Major fentanyl and heroin mill in irvington taken down

IRVINGTON, NJ — On July 9, N.J. Attorney Gen. Gurbir S. Grewal announced the arrests of four persons in the takedown of a major fentanyl and heroin mill in Irvington that distributed its narcotics in wax folds stamped with the same brand names that have been linked to 93 overdoses, including 33 deaths. Approximately 70,000 individual doses and an additional four kilograms of suspected fentanyl and heroin — with a total street value of more than half a million dollars — were seized, along with two handguns and $165,526 in cash.

The arrests were made in an ongoing investigation by the New Jersey State Police Opioid Enforcement Task Force and Division of Criminal Justice Gangs & Organized Crime Bureau, with assistance from other area law enforcement agencies.

George Encarnacion, 28, of Newark, allegedly ran the opioid mill, which was set up in a second-floor apartment at 214 Eastern Parkway in Irvington. He allegedly operated the mill with associates working under him, including Jonathan Perez-Payano, 28, of Newark, and Nelfy Ulerio, 19, of Irvington. The three men were arrested the week of July 1, when the investigating agencies executed search warrants at the mill and other locations. All three face first-degree charges of maintaining a narcotics production facility and possession of heroin with intent to distribute. Another associate, Steffany Castillo-Candalari, 28, of Newark, was arrested and charged with second-degree conspiracy to distribute narcotics.

“This is another victory for our Opioid Enforcement Task Force and another case where we undoubtedly saved lives by stopping countless doses of fentanyl and heroin from reaching drug users, including doses stamped with the same brand names as drugs linked to 33 deaths,” Grewal said. “We will continue to pursue this proactive and collaborative strategy — spearheaded by our new State Police-led task force and the Division of Criminal Justice — to take down drug mills and other major drug sources and choke off the supply line of deadly opioids coming into our communities. I thank all of our task force partners and I commend the investigators who are diligently pursuing all leads to identify major fentanyl and heroin suppliers and bring them to justice.”

“When you combine the drugs already cut and packaged for distribution with the four kilograms packaged in bulk, we seized well over 100,000 doses of heroin and fentanyl at this drug mill — and that is just what they had on hand this one day,” Division of Criminal Justice Director Veronica Allende said. “Clearly this was an extremely high-volume mill that, thanks to our collaborative investigation, will no longer be fueling the opioid epidemic and all of the misery and death it is causing in our communities.”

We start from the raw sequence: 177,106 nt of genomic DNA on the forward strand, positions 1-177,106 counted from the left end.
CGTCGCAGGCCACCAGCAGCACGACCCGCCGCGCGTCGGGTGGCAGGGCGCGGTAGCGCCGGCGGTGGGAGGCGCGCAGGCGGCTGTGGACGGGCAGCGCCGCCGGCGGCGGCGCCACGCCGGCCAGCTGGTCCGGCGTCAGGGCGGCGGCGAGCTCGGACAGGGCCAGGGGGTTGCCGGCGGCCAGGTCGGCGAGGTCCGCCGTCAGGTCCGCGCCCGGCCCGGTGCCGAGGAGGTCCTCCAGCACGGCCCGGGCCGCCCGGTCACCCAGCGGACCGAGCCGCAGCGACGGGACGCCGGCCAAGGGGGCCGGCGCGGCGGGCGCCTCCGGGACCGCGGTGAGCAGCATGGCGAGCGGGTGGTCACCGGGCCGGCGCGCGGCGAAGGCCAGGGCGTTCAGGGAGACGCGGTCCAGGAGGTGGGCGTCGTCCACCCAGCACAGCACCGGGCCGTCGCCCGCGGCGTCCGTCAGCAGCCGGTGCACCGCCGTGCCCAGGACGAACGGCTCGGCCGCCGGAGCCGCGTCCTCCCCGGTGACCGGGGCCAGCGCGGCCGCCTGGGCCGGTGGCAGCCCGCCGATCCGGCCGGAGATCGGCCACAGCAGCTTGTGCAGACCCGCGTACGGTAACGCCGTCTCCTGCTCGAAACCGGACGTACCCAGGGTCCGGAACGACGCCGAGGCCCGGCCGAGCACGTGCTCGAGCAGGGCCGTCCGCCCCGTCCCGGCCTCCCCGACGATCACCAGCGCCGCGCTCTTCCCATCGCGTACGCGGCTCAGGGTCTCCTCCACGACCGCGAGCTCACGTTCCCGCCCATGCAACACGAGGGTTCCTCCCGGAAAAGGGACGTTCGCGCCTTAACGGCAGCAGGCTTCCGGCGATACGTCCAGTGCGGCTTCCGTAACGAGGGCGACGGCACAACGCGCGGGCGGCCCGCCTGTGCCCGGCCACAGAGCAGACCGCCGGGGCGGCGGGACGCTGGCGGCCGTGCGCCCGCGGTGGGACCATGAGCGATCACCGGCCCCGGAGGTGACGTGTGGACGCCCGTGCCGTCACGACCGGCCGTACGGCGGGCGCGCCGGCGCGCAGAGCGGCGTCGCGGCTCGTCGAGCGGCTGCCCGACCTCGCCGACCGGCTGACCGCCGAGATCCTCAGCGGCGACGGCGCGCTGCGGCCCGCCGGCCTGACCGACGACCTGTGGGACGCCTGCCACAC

“As a result of this cooperative investigation, over 70,000 lethal doses of narcotics will never make it to our neighborhoods,” NJSP Col. Patrick Callahan said. “The Opioid Enforcement Task Force is doing exactly what it was designed to do — choking off the flow of lethal batches of heroin and fentanyl from a single source, arresting those responsible and, more importantly, saving lives in the process.”

Investigators seized the following items when they executed the search warrant: more than 1,400 bricks, consisting of 50 wax folds each, of suspected heroin/fentanyl, plus hundreds of loose wax folds of heroin/fentanyl, with an approximate street value of $350,000; approximately four kilograms of suspected fentanyl or fentanyl mixed with heroin, with an approximate street value of $200,000; a handgun with large capacity magazine; hundreds of empty wax folds; other packaging and milling material including 17 grinders, two kilogram presses, scales, sifters, boxes of tape, mixing agents and other mill paraphernalia; and 22 rubber ink stamps bearing different brands — 12 of the brand names on the stamps are the same brands that have been linked to 93 overdoses, including 33 fatal overdoses.

The brand names on the seized rubber stamps that have been associated with overdoses are: Dunkin Donuts, Donald Trump, Gorilla Pimp, Paid in Full, Pink Panther, AT&T, Hennessy, American Greed, The Last Dragon, Money Heist, Maybach and Reebok.

“We know that our state is home to far too many people struggling with addiction. But we ask that, no matter what challenges you’re facing in your life, if you see heroin stamped with these markings, please, please stay away from it. Your next fix could be your last,” Grewal said. “If you encounter any of these stamps, please notify law enforcement. Many departments and county prosecutors across our state allow individuals to turn in drugs and paraphernalia, no questions asked.”

Investigators executed a search warrant at Encarnacion’s apartment in Newark, where they seized $137,000 in cash, 5 grams of heroin, a scale and packaging materials. They also executed a search warrant at the apartment shared by Perez-Payano and Castillo-Candalari, which is in the same apartment building, where they seized $28,526, a money counter and a stolen handgun loaded with hollow-point bullets, which are illegal in New Jersey.

These charges are merely accusations and the defendants are presumed innocent until proven guilty in a court of law.

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